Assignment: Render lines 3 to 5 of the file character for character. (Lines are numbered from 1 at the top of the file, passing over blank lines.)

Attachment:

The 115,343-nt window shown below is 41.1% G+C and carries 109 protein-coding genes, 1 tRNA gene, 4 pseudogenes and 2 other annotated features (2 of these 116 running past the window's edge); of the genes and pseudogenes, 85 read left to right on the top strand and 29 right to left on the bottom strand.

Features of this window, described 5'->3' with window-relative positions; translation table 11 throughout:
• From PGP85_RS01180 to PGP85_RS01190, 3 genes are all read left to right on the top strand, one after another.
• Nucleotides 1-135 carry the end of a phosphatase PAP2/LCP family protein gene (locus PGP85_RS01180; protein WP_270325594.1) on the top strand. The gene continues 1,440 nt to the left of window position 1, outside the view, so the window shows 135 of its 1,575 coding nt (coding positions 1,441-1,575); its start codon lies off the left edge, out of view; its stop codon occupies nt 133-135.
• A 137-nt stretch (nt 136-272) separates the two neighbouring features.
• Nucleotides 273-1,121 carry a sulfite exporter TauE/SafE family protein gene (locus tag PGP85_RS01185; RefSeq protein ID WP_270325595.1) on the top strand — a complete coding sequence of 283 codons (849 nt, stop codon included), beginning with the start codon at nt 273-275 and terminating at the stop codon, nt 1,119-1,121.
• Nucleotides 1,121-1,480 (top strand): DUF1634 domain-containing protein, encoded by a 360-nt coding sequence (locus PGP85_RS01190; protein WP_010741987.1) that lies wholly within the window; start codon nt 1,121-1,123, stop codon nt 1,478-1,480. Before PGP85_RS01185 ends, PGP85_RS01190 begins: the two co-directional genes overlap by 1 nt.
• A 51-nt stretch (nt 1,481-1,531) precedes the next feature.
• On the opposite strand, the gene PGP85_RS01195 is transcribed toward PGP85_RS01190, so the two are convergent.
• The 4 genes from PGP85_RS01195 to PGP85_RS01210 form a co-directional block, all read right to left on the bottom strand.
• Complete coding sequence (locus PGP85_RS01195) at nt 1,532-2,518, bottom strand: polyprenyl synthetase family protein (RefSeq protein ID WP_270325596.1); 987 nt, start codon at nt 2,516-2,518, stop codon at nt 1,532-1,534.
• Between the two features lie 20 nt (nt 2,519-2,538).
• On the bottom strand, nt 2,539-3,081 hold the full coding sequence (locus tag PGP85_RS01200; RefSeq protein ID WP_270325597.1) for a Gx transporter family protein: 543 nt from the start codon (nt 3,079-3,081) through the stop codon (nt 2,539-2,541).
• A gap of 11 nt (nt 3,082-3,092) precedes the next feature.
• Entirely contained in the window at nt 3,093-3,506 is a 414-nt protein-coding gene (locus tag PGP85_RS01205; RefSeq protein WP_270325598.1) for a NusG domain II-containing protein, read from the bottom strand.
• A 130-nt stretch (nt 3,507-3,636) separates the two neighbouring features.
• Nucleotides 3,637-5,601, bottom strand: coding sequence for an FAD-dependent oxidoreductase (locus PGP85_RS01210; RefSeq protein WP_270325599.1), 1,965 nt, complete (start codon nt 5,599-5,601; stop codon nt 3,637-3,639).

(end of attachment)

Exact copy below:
• From PGP85_RS01180 to PGP85_RS01190, 3 genes are all read left to right on the top strand, one after another.
• Nucleotides 1-135 carry the end of a phosphatase PAP2/LCP family protein gene (locus PGP85_RS01180; protein WP_270325594.1) on the top strand. The gene continues 1,440 nt to the left of window position 1, outside the view, so the window shows 135 of its 1,575 coding nt (coding positions 1,441-1,575); its start codon lies off the left edge, out of view; its stop codon occupies nt 133-135.
• A 137-nt stretch (nt 136-272) separates the two neighbouring features.